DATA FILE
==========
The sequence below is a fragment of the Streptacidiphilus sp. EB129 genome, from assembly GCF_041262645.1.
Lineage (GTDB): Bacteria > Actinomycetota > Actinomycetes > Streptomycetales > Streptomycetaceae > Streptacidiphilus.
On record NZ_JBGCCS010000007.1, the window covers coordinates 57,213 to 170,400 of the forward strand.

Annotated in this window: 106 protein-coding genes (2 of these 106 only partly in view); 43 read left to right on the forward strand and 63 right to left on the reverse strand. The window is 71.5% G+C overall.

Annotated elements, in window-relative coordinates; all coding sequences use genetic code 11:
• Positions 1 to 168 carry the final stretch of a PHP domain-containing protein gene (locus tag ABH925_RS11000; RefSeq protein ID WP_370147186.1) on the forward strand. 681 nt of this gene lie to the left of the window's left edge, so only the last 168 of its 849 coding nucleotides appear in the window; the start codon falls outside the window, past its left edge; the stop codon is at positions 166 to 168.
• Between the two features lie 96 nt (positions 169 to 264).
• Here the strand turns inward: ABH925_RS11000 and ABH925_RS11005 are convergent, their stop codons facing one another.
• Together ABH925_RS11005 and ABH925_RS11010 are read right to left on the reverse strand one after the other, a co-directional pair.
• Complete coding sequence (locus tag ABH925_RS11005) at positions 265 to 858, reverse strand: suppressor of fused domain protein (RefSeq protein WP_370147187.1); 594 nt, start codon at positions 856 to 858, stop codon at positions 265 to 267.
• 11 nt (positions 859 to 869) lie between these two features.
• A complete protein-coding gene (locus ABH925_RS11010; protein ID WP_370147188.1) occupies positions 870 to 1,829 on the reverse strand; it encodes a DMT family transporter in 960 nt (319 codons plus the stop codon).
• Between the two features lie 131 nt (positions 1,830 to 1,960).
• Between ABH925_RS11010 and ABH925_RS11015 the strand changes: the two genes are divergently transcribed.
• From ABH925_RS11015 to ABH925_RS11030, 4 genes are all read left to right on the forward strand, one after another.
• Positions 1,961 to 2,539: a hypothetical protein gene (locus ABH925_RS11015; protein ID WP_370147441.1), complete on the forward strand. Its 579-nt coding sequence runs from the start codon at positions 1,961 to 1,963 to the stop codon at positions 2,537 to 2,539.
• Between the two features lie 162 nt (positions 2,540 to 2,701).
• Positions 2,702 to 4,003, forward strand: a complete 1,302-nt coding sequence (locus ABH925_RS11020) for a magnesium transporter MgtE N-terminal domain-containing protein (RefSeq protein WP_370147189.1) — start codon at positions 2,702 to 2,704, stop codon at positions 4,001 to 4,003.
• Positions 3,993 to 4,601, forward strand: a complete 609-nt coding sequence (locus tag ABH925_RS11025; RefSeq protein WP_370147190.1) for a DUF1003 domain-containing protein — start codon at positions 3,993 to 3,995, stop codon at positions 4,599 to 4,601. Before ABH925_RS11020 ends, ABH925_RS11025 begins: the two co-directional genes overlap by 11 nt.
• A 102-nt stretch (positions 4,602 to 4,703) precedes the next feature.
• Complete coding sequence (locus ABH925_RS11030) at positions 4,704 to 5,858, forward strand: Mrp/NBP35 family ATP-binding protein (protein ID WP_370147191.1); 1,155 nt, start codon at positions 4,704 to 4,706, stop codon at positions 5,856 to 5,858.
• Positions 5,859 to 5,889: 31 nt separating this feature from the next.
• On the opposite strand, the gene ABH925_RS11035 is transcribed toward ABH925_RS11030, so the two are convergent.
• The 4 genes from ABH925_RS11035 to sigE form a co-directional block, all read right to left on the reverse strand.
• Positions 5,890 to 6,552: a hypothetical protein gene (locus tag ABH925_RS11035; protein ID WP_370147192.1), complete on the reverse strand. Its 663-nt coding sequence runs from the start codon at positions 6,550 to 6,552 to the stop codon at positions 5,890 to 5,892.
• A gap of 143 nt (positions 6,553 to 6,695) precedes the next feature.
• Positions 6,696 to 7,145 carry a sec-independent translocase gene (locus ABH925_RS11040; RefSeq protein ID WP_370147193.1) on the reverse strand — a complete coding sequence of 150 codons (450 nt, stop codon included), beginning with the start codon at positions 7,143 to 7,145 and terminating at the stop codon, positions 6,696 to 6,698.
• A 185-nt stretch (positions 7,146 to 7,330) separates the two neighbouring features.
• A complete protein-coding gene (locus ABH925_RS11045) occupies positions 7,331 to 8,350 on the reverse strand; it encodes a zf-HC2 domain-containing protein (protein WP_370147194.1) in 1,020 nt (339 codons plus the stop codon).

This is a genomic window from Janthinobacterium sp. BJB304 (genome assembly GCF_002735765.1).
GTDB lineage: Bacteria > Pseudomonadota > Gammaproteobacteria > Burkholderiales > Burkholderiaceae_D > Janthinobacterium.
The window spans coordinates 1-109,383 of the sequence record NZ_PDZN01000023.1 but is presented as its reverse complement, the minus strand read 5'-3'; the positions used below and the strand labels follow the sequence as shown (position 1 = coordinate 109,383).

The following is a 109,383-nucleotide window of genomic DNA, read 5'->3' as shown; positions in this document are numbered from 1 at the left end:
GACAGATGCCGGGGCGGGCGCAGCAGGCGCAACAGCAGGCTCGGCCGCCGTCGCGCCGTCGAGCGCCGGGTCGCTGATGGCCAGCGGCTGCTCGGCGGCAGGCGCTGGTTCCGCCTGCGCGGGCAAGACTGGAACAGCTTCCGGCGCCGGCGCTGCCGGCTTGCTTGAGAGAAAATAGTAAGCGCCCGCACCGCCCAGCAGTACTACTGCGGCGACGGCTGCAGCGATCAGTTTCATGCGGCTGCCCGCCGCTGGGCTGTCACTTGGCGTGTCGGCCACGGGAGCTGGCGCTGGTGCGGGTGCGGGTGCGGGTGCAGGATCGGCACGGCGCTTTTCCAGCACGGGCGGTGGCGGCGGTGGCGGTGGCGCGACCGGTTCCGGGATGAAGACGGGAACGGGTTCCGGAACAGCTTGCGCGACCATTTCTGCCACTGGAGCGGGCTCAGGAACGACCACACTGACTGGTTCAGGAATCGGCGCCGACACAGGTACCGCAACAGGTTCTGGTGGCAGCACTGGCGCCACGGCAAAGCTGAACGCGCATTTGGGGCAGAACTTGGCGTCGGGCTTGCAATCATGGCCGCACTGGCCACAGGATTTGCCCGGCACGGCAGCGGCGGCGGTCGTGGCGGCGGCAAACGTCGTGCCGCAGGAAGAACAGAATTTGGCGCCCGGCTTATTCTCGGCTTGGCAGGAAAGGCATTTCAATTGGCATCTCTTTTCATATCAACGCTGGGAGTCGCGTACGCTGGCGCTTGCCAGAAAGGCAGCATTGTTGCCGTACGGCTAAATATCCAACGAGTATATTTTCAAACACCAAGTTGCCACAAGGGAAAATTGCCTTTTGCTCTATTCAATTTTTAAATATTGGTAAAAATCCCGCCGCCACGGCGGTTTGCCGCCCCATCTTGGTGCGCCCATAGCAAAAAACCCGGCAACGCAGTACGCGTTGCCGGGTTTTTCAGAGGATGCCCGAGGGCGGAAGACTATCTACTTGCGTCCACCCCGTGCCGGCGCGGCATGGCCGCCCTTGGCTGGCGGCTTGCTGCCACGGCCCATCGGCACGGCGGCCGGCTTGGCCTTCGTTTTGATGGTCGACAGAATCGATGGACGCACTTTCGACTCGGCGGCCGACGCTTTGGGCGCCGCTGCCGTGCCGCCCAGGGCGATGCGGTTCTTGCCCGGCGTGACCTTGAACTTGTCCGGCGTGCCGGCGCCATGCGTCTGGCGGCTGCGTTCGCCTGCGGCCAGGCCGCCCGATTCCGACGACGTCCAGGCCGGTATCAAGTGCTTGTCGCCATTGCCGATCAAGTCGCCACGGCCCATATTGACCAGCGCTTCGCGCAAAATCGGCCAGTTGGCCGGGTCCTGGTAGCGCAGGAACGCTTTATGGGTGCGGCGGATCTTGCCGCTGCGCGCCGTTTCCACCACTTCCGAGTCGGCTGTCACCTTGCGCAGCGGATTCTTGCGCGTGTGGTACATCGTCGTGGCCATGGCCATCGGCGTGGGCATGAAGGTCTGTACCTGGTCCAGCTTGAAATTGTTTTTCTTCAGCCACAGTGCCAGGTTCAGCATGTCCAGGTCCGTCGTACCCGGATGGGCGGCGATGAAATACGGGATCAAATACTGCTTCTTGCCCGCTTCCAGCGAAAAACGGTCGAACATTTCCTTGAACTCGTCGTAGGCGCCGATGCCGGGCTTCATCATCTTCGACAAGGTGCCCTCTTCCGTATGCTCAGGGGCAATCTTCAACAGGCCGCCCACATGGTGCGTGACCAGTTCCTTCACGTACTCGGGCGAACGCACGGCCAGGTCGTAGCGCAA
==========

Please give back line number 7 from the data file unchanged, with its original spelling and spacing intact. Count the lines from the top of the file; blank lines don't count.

• Between the two features lie 96 nt (positions 169 to 264).